“Warning against Judging Others – 11Don’t speak evil against each other, dear brothers and sisters.* If you criticize and judge each other, then you are criticizing and judging God’s law. But your job is to obey the law, not to judge whether it applies to you. 12God alone, who gave the law, is the Judge. He alone has the power to save or to destroy. So what right do you have to judge your neighbor?

I thought about the trouble the school principal experienced at the hand of a strong fundamentalist woman for his first year as school leader. And I became full of rage toward people in my past.

God forgive me. I am not automatically a humble person. It is often not my first thought to be humble but to be protective of my own viewpoint and of my need to be affirmed.

I am caught in the loop of not being enough, not being perfect, not living up to the expectations form others that I conjure up in my own faulty thinking. I have deceived myself and my addict has controlled my behavior and my erroneous thinking. I used to soothe these negative thoughts and the strong feelings of anger with an organism. Thank God, now I can sit here for a time, realize what is really going on, know that I am not going to die, and express myself more appropriately, as in this journal entry.

Instead of leaving Starbucks in a huff, succumbing to lust, and looking for someone to act out with, I came to realize what was really going on. Note to self, strong emotions continue to be an incredibly deceptive trigger for me. Thank God that by his grace I was able to take a different route today. I am willing to do work like this, which I believe is the will of God for my life.

Relieve me of the bondage of self, that I may better do thy will.

Facing the Facts of the Valley

Humiliation is a stern teacher. Faced with my own addiction, I have swallowed hard and deep to take an honest look at myself. I wasn’t the person on the inside who I presented myself to be on the outside. In that way I was like the Pharisees, a white washed cup with a grossly dirty interior.

This past year I have had to rely on others to regain reality. I’ve faced facts about myself that I never wanted any other human to know. My emotions have been intense as I’ve walked the path of recovery. Emotions I have ignored in the past were near or on the surface most of the time. I’ve learned to sit with my emotions and process them with time. I’ve spoken about them to friends in the program, to therapists and to my wife. Unexposed emotions fester into a raging infection of resentment and despair. Naming them aloud doesn’t stop the pain but it allows the hurt to subside with time.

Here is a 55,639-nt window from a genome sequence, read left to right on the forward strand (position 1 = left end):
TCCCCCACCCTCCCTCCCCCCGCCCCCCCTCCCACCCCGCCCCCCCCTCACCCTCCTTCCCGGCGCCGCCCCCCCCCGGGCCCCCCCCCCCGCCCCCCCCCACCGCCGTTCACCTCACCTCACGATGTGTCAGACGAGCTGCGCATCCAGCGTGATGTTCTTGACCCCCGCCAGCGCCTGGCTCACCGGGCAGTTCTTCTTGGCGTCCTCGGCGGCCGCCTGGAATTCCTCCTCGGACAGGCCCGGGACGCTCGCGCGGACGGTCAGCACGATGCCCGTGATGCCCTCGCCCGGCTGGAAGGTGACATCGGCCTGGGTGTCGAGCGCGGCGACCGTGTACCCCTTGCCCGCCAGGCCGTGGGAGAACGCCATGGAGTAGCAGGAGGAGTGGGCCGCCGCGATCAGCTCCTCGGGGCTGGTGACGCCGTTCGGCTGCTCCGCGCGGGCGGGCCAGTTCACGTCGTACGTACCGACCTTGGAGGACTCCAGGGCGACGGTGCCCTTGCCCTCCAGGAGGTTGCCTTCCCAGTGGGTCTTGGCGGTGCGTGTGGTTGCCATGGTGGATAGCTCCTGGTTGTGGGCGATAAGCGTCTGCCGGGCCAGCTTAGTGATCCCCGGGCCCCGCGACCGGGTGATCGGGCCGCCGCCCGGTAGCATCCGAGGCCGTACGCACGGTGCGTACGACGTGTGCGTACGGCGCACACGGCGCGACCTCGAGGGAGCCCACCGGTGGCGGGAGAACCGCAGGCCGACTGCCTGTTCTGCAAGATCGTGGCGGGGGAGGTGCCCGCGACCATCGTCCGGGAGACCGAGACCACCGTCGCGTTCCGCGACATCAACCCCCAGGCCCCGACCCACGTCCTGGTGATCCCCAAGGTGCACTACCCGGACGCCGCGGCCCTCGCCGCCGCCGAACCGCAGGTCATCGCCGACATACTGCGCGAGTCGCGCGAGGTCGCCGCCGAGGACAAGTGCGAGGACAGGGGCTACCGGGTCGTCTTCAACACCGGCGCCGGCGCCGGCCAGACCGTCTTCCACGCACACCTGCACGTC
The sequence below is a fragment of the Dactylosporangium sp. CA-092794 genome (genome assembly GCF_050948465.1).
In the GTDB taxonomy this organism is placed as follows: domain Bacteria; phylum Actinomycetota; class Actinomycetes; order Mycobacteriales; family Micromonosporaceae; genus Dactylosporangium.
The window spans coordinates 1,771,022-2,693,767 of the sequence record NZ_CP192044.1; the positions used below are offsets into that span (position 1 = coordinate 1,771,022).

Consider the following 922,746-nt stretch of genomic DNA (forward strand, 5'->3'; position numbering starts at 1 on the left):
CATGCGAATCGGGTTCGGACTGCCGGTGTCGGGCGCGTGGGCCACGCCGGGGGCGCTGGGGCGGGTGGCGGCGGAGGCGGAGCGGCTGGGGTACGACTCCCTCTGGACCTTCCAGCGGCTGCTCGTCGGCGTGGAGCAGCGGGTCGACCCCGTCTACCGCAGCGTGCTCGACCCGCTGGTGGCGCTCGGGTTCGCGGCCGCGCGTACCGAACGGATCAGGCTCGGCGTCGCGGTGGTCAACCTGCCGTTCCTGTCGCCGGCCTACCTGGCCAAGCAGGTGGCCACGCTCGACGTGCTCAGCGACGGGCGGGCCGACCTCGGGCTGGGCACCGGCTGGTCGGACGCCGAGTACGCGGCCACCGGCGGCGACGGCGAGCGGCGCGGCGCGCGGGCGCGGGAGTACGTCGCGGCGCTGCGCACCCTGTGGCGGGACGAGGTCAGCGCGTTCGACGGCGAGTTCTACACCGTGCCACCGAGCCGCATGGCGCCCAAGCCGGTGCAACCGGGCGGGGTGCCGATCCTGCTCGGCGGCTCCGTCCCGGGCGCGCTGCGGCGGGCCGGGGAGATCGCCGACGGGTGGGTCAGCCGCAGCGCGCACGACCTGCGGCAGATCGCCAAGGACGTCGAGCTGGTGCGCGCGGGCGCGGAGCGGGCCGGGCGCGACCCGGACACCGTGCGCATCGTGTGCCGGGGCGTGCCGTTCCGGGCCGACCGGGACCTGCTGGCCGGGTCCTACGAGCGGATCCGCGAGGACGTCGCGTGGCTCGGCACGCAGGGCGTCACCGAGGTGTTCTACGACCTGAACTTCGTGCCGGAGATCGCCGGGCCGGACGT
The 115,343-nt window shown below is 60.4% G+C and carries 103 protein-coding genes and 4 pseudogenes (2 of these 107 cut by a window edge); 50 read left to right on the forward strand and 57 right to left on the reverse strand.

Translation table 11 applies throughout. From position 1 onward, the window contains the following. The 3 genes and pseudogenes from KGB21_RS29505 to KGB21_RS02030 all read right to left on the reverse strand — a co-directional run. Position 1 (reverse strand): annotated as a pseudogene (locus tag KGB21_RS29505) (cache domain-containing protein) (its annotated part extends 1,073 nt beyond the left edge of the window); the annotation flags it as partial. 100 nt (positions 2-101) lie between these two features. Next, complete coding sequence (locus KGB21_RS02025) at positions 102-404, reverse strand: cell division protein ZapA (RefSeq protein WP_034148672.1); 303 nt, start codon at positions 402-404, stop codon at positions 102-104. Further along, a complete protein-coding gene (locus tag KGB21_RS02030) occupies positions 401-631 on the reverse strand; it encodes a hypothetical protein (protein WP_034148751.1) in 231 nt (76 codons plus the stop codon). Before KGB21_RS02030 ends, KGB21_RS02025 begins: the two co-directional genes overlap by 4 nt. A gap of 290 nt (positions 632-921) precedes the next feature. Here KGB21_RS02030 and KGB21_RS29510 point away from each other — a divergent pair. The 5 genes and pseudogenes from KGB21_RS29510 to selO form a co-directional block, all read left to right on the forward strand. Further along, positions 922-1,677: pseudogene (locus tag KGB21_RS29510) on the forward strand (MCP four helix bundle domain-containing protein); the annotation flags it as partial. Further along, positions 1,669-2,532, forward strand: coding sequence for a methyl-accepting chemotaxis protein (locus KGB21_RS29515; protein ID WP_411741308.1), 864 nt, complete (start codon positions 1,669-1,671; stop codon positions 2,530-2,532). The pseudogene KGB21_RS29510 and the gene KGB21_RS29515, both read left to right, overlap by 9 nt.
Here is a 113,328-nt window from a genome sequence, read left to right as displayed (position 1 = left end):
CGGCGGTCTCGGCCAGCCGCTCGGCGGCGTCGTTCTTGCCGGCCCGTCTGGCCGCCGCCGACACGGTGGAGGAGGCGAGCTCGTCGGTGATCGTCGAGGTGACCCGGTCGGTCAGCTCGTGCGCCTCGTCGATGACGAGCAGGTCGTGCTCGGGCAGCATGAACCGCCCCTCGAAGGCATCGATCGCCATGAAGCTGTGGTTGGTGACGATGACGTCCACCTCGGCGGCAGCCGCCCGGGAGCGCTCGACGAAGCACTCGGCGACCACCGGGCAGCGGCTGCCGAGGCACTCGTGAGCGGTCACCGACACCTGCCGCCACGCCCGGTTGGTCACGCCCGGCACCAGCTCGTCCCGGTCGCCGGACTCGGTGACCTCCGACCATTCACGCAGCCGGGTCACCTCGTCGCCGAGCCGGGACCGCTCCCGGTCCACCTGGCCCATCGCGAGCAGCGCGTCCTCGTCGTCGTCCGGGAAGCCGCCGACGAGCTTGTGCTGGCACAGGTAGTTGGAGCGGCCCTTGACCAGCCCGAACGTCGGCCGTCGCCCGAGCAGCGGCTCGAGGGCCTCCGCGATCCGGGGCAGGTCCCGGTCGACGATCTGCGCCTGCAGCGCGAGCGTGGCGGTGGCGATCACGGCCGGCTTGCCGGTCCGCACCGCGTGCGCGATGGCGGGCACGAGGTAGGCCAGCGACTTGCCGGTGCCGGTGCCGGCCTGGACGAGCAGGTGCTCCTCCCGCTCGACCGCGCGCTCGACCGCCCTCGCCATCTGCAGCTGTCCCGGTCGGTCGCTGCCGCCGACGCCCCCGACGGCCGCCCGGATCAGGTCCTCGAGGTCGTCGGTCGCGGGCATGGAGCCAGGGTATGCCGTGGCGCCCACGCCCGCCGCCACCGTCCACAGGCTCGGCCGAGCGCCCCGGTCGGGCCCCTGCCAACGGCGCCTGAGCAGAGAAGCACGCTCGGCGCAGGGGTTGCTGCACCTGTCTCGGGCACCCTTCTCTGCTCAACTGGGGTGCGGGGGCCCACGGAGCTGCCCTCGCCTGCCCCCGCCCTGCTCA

“After every time of exaltation, we are brought down with a sudden rush into things as they really are, where it is neither beautiful, poetic, nor thrilling. The height of the mountaintop is measured by the dismal drudgery of the valley, but it is in the valley that we have to live for the glory of God. We see His glory on the mountain, but we never live for His glory there. It is in the place of humiliation that we find our true worth to God— that is where our faithfulness is revealed. Most of us can do things if we are always at some heroic level of intensity, simply because of the natural selfishness of our own hearts. But God wants us to be at the drab everyday level, where we live in the valley according to our personal relationship with Him.” – Chambers

I’m a stronger person after being “brought down into things as they really are, where it is neither beautiful, poetic, not thrilling.” Life is earthy and real in the valley. Honesty dwells there and relationships hold grit like the clothing of a traveler on a quest. My own understanding of purpose is superseded by God’s will for me.

When I remain in humility long enough, His will rushes over me like water at the exact right temperature and buoys me up with his grace and love. I don’t need to swim hard to get where I am going because the current He provides takes me to the places He has prepared for me. There is peace and serenity here along with the uncertainties life brings. Only one thing is certain, God’s love for me a sinner.